Just Practical Magic, The Diving Bell and the Butterfly, A Moveable Feast and A Fish Caught in Time: The Search for the Coelacanth and City of the Beasts to go... :(
#9, #14, & #20 I loved The Wolves of Willoughby Chase when I was young, too. My memories of it are very special. My dad, who I lost 20 years ago, read it to my brother and me. (He always, deliberately, I think, messed up Mrs. Slycarp's name, calling her Mrs. Slycrap...which made for many giggles). I reread it last year or so, and it just wasn't the same.
#17 Whe I read Shadow of the Wind, I just didn't pay attention to all that silly "I'll die without her" stuff. There's some of that in the Angel's Game, too. You just know that these are exactly the kind of guys that, if they manage to hook that girl of their dreams, will cheat on her as soon as they've got her!
#22 msf59...That sucker is LOOONNG! And heavy! But I'm enjoying it. Thanks for the notice about the group read of The Night Circus but I think I'm going to have to finish ADWD first (and I'm only slightly past the halfway mark). I'm not that good at reading two books at once, especially GRRM books, because it's a struggle for me to keep track of what's going on. Do post the link, though, because I will surely check out the thread when I do read it. Thanks!
14 Bjace - Good luck finding a cat!
24 elliepotten - I'm doing the TBR Challenge too. I have 5 books to go from my list so I'm not sure if I'm going to make it.
I'm reading Homer and Langley by E. L. Doctorow for my TBR Challenge. Wow, I really love this book! I've read City of God which I didn't care for so I was a little worried, but Mr. Doctorow has completely redeemed himself.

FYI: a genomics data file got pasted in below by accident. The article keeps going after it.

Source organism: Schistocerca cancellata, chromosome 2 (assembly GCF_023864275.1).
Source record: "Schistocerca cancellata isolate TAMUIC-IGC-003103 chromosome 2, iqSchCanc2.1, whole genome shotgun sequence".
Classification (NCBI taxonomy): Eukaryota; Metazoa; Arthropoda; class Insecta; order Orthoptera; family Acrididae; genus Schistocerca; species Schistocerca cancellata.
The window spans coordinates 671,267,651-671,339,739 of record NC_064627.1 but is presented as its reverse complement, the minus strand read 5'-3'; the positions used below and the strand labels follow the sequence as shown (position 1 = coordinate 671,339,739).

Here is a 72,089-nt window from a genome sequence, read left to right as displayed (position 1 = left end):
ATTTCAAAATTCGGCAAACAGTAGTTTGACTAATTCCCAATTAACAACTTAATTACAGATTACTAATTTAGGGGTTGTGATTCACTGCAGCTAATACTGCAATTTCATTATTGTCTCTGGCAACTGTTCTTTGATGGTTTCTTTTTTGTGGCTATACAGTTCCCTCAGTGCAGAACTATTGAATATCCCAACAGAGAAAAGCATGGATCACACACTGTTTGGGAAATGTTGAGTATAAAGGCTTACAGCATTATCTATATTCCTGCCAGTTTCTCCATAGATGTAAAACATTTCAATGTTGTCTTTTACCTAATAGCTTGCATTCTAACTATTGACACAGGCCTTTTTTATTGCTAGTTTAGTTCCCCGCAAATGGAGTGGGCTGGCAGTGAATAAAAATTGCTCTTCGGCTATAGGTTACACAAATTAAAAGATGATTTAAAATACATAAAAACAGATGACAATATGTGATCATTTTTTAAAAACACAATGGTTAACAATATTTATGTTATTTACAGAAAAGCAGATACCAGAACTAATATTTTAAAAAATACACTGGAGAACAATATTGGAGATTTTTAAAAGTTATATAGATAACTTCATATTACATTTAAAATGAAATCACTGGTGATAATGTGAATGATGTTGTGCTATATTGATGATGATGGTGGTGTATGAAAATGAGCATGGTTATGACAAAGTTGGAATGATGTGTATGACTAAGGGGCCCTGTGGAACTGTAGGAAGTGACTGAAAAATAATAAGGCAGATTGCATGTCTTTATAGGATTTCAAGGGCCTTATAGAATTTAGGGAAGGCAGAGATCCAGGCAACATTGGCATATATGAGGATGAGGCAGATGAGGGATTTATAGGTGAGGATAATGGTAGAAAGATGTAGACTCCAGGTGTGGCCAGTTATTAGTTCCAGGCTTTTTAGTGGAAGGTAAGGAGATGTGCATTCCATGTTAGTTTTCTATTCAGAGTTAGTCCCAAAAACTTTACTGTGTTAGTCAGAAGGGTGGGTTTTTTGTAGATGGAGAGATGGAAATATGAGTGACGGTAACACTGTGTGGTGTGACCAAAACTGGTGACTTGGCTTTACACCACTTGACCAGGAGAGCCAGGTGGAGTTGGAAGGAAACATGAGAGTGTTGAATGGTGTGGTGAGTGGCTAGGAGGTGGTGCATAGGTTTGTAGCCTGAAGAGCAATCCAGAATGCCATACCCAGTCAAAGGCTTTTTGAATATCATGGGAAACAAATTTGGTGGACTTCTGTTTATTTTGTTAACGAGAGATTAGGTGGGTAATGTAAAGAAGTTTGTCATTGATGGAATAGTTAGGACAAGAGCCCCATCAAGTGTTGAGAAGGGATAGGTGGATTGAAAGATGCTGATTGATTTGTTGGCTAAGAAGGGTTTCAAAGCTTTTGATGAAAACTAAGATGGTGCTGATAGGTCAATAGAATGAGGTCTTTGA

>29 Kwidhalm: The Passage just appeared on my Kindle yesterday (I had a hold on it). Will hopefully be starting it around the end of the week.
I'm another fan of The Wolves of Willoughby Chase. I read it aloud earlier this year to my girls, and loved it every bit as much as when I was a child.
I'm currently reading The Whole World Over by Julia Glass. Nearly finished with The Brandons on audio by Angela Thirkell, and about 1/2 way through And Then There Were None by Agatha Christie aloud.
I put aside William Hanley's Blue Dreams after about 35 pages. The writing was good, but the subject matter, a man obsessed after 10 years of marriage with getting his wife, whom he still finds attractive, to spice up their sex life was not moving me. The book was written in 1971, so the backdrop is the then fully raging "sexual revolution." I don't know. I just didn't like the guy, or care enough about his angst on this topic, to want to read through another 300 pages of his worries.
I've picked up Diplomat, by Charles W. Thayer. This is a non-fiction account, written and published in 1959, of the inner workings of foreign embassies. At the time of the book's release, Thayer had been in the U.S. Diplomatic Service for 25 years and had first-hand knowledge, as well, of the workings of Soviet diplomacy, as well. Should be quite interesting!
Finished Fanny Hill this evening, with some relief. I was going to read Emma Donoghue's Room next for the reading group, but my wife, who runs said reading group, told me she was winding it up for now due to poor attendance. The book has divided LT readers, hasn't it?
As the great Joe Frazier has just passed away, perhaps I'll read Sting Like a Bee by Jose Torres for the umpteenth time. I used to follow boxing avidly and read dozens of books about the sport; but this is far and away the best, in my view.